Written Settlement Terms May Be Inadmissible

Law Talk

Sam K. Abdulaziz
Attorney at Law

In the case Fair v. Bakhtiari, Thomas Fair sued his ex wife (Maryann Fair), Karl Bakhtiari (a previous business partner) and other various business entities. Fair believed that they had all left him out of real estate ventures that Fair should have rightfully been involved in and also alleged there was other wrongful conduct, all of which caused him monetary damages.

The complaint was filed, the defendants answered, and the case went to a two-day mediation. Thomas Fair's attorney handwrote a memo of settlement terms including (but not limited to) over $5 million being paid to Fair, which would be a "...purchase of all T. Fair's stock & interests (as capital gain to Fair)." It also included Maryann Fair giving up community property interest in this same settlement, as well as other items and a paragraph that indicated, "Any and all disputes subject to ... arbitration rules." Each of the parties filed their Case Management Statements with the court and let the court know that the case settled in mediation and that the parties were in the process of getting the formal settlement agreement signed by all.

Shortly before the scheduled Case Management Conference, some of the defendants discovered that Thomas Fair did not believe the agreement for the $5 million for purchase of his stock and interests applied to some of the business interests. There were also tax issues that were still to be resolved and not addressed. At the Case Management Conference, Bakhtiari's attorney asked for a continuance indicating that they had reached a settlement and were in the process of ironing out some of the complicated tax issues.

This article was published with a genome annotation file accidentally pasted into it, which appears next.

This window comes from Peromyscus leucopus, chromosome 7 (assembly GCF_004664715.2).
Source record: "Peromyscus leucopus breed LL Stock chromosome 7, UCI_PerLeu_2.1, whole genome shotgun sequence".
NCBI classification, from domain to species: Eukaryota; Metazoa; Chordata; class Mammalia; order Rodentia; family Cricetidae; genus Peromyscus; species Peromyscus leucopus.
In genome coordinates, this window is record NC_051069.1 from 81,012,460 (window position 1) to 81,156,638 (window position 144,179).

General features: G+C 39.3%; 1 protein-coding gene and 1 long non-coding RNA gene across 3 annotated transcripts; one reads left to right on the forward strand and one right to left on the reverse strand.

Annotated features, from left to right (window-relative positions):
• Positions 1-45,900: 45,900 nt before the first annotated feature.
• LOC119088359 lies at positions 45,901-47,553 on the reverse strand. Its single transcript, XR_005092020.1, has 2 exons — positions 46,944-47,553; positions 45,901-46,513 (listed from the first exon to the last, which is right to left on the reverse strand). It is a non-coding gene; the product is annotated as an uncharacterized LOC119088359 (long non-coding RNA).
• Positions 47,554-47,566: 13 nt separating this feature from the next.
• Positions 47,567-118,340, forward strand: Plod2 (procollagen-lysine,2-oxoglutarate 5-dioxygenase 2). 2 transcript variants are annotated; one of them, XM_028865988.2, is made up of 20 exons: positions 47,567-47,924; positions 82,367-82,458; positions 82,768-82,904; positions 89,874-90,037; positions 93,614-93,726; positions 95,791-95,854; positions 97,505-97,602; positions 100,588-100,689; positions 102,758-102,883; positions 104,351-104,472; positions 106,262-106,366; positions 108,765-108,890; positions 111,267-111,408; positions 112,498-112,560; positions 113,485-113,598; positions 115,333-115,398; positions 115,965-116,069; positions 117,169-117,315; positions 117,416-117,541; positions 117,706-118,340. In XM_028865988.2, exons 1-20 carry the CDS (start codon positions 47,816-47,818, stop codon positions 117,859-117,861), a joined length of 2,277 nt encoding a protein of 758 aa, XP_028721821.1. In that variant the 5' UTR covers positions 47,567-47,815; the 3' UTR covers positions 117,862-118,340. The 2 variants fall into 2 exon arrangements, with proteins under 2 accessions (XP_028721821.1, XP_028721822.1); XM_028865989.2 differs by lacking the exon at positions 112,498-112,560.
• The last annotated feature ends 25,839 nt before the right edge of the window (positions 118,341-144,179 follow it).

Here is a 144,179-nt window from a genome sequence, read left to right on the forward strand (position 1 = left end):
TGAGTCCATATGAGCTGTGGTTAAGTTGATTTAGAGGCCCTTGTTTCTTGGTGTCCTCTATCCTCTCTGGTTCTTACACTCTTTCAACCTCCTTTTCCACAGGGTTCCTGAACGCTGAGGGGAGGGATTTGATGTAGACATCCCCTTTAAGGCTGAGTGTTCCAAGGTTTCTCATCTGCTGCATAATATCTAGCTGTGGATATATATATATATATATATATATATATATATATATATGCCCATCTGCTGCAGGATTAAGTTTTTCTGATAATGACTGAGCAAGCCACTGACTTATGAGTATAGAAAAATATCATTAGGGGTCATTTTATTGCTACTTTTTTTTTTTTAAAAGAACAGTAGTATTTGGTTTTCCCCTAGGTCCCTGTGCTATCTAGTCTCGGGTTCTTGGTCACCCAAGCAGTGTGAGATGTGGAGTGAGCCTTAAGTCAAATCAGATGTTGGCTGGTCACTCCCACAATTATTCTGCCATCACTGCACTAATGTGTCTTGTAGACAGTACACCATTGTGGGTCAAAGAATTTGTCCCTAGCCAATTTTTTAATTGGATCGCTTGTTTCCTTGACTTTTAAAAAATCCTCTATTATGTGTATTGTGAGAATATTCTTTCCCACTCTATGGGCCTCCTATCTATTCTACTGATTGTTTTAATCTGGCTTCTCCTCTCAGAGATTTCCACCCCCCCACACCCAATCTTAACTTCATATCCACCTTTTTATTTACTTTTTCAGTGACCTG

Another Case Management Statement was then filed, which said that the parties "...were ultimately unable to reach an agreement as to the scope and subject matter of the proposed settlement ...should be resolved through the regular court process." Fair's attorney demanded arbitration of the matter as per a paragraph of the settlement memorandum signed by all parties at the mediation and filed a motion to compel (force) arbitration. Defendant's counsel stated that the settlement memorandum could not be binding (hold the parties to the agreement) because they had never actually come to a meeting of the minds (full agreement and understanding) on key provisions of the case and the memorandum was therefore inadmissible.

The trial court denied the motion to compel binding arbitration because the settlement papers signed at the mediation were inadmissible and therefore, there was no arbitration agreement. When appealed, the Court of Appeal reversed the trial court's decision because they saw the provision, "...[a]ny and all disputes subject to ... arbitration rules" to mean that all parties meant for the settlement memorandum to be enforceable. The Court of Appeal indicated that since the memorandum included "words to that effect" it was admissible.

This matter was then taken to the Supreme Court of California. The same statutes were reviewed as well as the case of Weddington Productions, Inc. v. Flick, which had a similar situation and discussed that "consent" and "mutuality" must be in an agreement. Because of the ambiguous language in the settlement memorandum, there is no definitive mutual consent in the settlement memorandum -particularly on the issue of what all of Fair's stock and interests were.

The Supreme Court of California agreed with the trial court, overturning the Court of Appeal. There was no "written settlement agreement" because the settlement memorandum signed at the mediation was not admissible.